Researchers suggest changes to haemophilia treatment

Researchers suggest changes to haemophilia treatment
© shutterstock/Jarun Ontakrai

Findings from two University Hospital Bonn studies could lead to significant changes in haemophilia treatment.

Haemophilia A, which almost exclusively affects males, is the most common form of haemophilia. The disease can usually be treated easily; however, treatment can be ineffective in some patients. Two recent studies from the Haemophilia Centre of the University Hospital Bonn may have identified a solution to this problem.

The studies have been published in the New England Journal of Medicine and Lancet Haematology.

A genetically modified haemophilia treatment

Patients with haemophilia A lack the coagulation factor VIII, which is essential in the blood clotting process and stops excessive bleeding. In the trial, a new drug called Efanesoctocog Alpha was assessed as a potential haemophilia treatment.

Efanesoctocog Alpha is the first drug containing a genetically engineered version of factor VIII. The drug has a significantly prolonged action duration of 47 hours. A study of 133 patients found that Efanesoctocog Alpha increased blood clotting after four days of use and reduced cases of bleeding after seven days.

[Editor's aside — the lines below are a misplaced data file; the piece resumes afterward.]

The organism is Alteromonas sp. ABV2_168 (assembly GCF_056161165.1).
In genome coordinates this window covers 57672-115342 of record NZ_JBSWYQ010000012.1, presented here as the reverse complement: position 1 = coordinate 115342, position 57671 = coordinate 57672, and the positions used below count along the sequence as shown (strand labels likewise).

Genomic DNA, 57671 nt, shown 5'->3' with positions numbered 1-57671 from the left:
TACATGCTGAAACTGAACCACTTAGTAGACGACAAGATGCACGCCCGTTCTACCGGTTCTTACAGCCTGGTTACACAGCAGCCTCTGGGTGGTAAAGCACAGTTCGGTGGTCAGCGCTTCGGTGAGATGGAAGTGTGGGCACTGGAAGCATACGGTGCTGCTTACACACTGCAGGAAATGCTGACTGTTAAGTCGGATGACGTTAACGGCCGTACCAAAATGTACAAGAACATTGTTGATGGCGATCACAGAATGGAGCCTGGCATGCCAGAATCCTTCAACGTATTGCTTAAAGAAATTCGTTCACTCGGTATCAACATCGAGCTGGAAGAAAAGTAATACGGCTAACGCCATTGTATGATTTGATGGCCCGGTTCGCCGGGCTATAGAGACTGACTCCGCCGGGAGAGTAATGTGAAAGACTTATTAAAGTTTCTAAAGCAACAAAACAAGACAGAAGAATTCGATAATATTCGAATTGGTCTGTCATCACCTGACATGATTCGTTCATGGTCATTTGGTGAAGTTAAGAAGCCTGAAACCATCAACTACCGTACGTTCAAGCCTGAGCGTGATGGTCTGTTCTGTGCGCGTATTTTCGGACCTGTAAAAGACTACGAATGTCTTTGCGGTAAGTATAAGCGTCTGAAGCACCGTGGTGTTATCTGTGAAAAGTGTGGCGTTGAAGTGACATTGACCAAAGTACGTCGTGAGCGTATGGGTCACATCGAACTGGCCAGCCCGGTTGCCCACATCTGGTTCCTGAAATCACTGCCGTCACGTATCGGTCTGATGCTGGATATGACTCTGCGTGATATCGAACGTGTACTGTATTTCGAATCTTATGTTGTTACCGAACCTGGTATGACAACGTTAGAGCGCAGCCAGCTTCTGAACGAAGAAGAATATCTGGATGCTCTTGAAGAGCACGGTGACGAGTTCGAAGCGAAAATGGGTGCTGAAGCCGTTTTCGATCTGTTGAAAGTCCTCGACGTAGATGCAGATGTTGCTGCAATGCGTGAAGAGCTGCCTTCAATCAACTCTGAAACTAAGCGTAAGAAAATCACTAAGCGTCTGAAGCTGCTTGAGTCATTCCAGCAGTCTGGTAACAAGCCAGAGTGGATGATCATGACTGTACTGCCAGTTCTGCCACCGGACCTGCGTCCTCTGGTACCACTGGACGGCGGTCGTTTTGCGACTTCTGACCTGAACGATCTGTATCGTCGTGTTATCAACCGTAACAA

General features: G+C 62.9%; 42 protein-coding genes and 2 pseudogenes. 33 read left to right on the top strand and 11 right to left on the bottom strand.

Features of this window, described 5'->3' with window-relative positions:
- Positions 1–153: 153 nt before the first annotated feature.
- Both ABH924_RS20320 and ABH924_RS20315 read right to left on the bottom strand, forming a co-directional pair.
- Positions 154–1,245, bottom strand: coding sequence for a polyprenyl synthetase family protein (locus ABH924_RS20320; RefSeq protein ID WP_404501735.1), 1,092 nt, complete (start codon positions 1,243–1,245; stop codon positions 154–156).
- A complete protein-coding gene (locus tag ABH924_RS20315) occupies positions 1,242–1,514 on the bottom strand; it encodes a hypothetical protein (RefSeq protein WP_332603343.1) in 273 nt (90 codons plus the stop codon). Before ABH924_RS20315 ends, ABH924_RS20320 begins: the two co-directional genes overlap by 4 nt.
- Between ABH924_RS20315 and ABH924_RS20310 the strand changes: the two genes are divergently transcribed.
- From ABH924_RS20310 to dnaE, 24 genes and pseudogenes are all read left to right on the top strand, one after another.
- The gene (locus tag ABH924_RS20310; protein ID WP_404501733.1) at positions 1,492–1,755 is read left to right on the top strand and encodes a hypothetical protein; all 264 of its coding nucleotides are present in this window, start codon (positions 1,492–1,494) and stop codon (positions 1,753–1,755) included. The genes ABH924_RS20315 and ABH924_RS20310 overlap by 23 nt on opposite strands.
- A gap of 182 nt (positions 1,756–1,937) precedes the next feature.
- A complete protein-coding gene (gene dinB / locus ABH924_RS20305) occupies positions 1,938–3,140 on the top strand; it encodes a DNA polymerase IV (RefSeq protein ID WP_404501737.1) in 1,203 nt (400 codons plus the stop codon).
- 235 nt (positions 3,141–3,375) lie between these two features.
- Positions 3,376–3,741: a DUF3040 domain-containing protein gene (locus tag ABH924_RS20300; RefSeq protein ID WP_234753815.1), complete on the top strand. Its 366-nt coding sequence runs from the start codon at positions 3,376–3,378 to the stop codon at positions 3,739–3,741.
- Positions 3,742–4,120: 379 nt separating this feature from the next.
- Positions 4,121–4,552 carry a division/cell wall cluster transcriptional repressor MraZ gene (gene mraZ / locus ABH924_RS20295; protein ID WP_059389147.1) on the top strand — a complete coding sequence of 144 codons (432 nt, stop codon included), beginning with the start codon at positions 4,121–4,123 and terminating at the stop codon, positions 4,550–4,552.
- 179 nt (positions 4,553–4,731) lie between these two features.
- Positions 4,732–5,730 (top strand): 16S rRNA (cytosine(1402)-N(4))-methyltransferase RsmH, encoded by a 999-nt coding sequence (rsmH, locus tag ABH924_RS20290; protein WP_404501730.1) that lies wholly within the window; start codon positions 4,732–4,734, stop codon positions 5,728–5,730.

The average number of incidents of bleeding was reduced from three bleedings every 12 months with the classical haemophilia treatment, to only one bleeding episode in 18 months with the use of Efanesoctocog Alpha.

Genetic modifications made to the factor VIII protein contributed to these positive long-term results. By blocking the binding to the Von Willebrand factor, which determines the speed of factor VIII clearance, Efanesoctocog Alpha can effectively clot the blood.

Treating patients with moderate cases of haemophilia

A parallel study of the haemophilia treatment emicizumab was conducted on patients with less severe forms of the disease. The patients involved in this study had comparatively little bleeding, so bleeding-preventive therapy with multiple intravenous administrations per week was deemed unfeasible for many patients.

Prior to this research, emicizumab was the only approved for use on patients who had severe cases of haemophilia A treatment. However, the study showed positive results for the use of emicizumab in patients with a less severe form of haemophilia A.

On average, patients treated with emicizumab had an average of less than one bleeding episode per year. Emicizumab was approved as a haemophilia treatment for patients with moderately severe cases shortly after the publication of the study.

“Efanesoctocog Alpha, with its prolonged duration of action and emicizumab for patients with a moderate course of the disease, represent important milestones in the treatment of haemophilia A patients. This prevents bleeding and its consequences, especially joint damage, and severe pain so that patients with haemophilia A continue to have a good quality of life in adulthood,” said Professor Johannes Oldenburg, director of the Institute for Experimental Haematology and Transfusion Medicine at University Hospital Bonn.

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